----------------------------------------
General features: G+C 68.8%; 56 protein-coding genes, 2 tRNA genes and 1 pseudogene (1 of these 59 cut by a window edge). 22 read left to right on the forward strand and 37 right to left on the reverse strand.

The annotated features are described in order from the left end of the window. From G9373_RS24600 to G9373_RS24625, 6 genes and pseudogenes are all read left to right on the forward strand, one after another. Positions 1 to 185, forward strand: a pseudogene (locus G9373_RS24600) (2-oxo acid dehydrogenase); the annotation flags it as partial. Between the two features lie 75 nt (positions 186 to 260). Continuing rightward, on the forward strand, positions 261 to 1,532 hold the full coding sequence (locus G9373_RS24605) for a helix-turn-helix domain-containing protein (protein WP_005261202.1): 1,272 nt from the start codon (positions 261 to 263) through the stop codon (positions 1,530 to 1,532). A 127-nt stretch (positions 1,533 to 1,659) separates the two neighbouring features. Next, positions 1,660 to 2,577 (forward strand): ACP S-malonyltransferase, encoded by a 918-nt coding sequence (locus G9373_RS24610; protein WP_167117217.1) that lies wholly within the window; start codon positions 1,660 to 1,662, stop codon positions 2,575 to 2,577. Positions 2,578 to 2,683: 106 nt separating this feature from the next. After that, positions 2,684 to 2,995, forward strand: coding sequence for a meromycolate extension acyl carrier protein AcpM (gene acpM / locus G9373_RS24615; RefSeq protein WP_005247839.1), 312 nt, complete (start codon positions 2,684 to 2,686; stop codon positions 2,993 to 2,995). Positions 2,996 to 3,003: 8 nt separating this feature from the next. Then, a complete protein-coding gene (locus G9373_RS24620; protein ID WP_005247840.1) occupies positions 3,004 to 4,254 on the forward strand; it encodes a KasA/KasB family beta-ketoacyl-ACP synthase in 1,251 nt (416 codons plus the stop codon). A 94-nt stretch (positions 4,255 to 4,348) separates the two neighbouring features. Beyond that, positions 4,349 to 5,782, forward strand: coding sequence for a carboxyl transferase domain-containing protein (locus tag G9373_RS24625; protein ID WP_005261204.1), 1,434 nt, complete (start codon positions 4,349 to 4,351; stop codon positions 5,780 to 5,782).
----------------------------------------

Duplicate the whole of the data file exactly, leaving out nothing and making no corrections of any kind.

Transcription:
General features: G+C 68.8%; 56 protein-coding genes, 2 tRNA genes and 1 pseudogene (1 of these 59 cut by a window edge). 22 read left to right on the forward strand and 37 right to left on the reverse strand.

The annotated features are described in order from the left end of the window. From G9373_RS24600 to G9373_RS24625, 6 genes and pseudogenes are all read left to right on the forward strand, one after another. Positions 1 to 185, forward strand: a pseudogene (locus G9373_RS24600) (2-oxo acid dehydrogenase); the annotation flags it as partial. Between the two features lie 75 nt (positions 186 to 260). Continuing rightward, on the forward strand, positions 261 to 1,532 hold the full coding sequence (locus G9373_RS24605) for a helix-turn-helix domain-containing protein (protein WP_005261202.1): 1,272 nt from the start codon (positions 261 to 263) through the stop codon (positions 1,530 to 1,532). A 127-nt stretch (positions 1,533 to 1,659) separates the two neighbouring features. Next, positions 1,660 to 2,577 (forward strand): ACP S-malonyltransferase, encoded by a 918-nt coding sequence (locus G9373_RS24610; protein WP_167117217.1) that lies wholly within the window; start codon positions 1,660 to 1,662, stop codon positions 2,575 to 2,577. Positions 2,578 to 2,683: 106 nt separating this feature from the next. After that, positions 2,684 to 2,995, forward strand: coding sequence for a meromycolate extension acyl carrier protein AcpM (gene acpM / locus G9373_RS24615; RefSeq protein WP_005247839.1), 312 nt, complete (start codon positions 2,684 to 2,686; stop codon positions 2,993 to 2,995). Positions 2,996 to 3,003: 8 nt separating this feature from the next. Then, a complete protein-coding gene (locus G9373_RS24620; protein ID WP_005247840.1) occupies positions 3,004 to 4,254 on the forward strand; it encodes a KasA/KasB family beta-ketoacyl-ACP synthase in 1,251 nt (416 codons plus the stop codon). A 94-nt stretch (positions 4,255 to 4,348) separates the two neighbouring features. Beyond that, positions 4,349 to 5,782, forward strand: coding sequence for a carboxyl transferase domain-containing protein (locus tag G9373_RS24625; protein ID WP_005261204.1), 1,434 nt, complete (start codon positions 4,349 to 4,351; stop codon positions 5,780 to 5,782).